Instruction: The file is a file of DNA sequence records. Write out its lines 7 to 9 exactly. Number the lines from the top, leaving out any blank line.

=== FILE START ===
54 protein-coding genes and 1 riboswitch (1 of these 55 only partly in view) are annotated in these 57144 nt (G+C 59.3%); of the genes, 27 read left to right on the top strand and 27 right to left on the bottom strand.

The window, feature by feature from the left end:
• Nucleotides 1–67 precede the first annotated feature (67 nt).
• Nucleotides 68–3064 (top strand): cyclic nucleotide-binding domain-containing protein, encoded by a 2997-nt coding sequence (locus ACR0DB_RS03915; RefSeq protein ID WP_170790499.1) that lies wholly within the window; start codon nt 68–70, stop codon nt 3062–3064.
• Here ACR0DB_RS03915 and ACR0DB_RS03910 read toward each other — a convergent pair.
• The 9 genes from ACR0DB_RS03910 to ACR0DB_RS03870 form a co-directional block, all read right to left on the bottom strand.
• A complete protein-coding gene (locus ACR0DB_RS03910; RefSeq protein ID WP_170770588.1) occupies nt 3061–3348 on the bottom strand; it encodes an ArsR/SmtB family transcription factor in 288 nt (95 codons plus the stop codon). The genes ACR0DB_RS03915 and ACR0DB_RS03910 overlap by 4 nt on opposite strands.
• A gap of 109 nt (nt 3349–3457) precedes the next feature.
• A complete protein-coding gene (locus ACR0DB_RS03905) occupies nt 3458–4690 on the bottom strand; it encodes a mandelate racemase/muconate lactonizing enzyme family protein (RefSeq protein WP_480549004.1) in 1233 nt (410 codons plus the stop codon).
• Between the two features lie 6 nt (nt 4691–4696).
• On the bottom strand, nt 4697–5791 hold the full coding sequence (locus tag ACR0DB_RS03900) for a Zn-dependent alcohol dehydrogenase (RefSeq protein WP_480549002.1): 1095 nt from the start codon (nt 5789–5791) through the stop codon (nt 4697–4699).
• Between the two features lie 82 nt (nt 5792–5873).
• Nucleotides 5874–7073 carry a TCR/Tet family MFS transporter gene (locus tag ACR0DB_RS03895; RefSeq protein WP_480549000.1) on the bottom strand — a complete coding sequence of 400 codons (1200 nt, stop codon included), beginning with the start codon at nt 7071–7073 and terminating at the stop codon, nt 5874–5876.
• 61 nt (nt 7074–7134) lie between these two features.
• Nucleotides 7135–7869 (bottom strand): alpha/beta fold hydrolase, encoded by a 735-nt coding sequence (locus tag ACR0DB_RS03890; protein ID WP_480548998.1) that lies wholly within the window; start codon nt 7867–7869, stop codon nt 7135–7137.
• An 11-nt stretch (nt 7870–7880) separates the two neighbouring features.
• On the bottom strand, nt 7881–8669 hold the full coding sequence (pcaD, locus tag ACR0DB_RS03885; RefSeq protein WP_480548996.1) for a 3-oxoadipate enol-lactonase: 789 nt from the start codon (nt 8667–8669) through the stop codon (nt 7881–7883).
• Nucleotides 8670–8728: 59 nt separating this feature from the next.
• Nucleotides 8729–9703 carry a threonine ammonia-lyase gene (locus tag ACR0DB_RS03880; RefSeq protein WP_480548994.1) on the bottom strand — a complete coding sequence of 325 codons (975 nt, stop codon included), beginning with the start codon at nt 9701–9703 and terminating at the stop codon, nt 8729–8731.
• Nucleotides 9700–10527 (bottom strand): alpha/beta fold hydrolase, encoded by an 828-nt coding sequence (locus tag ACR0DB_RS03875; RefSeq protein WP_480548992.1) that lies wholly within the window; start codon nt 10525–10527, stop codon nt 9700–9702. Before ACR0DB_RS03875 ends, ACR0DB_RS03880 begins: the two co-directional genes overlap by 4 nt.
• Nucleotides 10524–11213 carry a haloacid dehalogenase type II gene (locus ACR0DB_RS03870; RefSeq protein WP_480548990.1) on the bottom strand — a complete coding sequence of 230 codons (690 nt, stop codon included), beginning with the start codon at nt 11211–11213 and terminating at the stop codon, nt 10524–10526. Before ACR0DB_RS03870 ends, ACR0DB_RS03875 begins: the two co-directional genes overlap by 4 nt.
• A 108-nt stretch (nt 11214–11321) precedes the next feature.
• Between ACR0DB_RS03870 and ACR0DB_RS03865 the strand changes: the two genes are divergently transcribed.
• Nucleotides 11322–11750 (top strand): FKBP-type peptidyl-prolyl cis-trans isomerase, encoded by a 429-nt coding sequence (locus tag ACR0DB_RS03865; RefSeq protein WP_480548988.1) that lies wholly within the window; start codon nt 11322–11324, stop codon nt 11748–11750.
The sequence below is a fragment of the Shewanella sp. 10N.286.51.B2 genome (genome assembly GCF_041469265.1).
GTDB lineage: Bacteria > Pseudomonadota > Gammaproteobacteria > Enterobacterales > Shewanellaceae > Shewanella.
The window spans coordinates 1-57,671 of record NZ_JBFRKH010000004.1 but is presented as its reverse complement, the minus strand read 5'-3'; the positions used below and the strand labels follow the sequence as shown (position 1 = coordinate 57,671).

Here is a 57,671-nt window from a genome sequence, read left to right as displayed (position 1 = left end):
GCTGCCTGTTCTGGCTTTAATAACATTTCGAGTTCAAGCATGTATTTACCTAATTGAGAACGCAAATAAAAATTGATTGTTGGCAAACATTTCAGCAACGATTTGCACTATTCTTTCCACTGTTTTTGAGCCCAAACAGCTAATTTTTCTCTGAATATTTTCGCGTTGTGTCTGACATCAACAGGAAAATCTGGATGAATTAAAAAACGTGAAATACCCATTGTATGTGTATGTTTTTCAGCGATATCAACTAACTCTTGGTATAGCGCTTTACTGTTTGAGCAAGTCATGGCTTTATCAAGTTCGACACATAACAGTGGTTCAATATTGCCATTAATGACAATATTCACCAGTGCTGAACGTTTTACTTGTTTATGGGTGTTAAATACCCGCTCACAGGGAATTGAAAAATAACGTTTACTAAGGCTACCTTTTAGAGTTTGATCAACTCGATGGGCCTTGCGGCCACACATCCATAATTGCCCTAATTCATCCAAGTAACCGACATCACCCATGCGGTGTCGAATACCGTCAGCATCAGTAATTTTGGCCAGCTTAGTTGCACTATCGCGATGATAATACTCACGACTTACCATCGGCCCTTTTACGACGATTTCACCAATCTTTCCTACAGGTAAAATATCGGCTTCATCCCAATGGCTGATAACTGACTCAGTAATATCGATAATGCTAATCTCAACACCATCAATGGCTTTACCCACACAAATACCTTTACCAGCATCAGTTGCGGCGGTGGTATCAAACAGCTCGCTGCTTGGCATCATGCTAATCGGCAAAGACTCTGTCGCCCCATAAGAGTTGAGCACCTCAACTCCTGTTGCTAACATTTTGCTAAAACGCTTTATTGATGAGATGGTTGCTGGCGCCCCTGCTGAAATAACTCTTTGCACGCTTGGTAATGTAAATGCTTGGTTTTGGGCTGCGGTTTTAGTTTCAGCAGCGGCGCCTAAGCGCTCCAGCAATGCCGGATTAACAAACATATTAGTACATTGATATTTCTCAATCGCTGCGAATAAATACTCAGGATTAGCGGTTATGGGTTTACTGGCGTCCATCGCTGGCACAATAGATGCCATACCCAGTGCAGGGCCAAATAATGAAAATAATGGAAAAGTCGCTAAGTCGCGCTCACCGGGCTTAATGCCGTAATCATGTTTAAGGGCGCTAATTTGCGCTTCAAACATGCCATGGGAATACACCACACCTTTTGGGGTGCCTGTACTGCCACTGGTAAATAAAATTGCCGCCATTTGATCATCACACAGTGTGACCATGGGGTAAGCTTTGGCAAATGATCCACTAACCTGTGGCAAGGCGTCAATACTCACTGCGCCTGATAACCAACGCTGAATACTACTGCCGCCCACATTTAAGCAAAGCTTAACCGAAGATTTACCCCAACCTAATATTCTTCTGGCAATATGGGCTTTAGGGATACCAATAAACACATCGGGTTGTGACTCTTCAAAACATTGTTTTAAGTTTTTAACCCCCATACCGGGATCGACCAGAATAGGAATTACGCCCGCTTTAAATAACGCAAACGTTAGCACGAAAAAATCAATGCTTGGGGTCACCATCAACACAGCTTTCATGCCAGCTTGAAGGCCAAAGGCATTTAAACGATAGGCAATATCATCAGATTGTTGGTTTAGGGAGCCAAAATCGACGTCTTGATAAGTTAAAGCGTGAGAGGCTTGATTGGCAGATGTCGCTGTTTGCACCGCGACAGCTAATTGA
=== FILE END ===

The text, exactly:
• A complete protein-coding gene (locus ACR0DB_RS03910; RefSeq protein ID WP_170770588.1) occupies nt 3061–3348 on the bottom strand; it encodes an ArsR/SmtB family transcription factor in 288 nt (95 codons plus the stop codon). The genes ACR0DB_RS03915 and ACR0DB_RS03910 overlap by 4 nt on opposite strands.
• A gap of 109 nt (nt 3349–3457) precedes the next feature.
• A complete protein-coding gene (locus ACR0DB_RS03905) occupies nt 3458–4690 on the bottom strand; it encodes a mandelate racemase/muconate lactonizing enzyme family protein (RefSeq protein WP_480549004.1) in 1233 nt (410 codons plus the stop codon).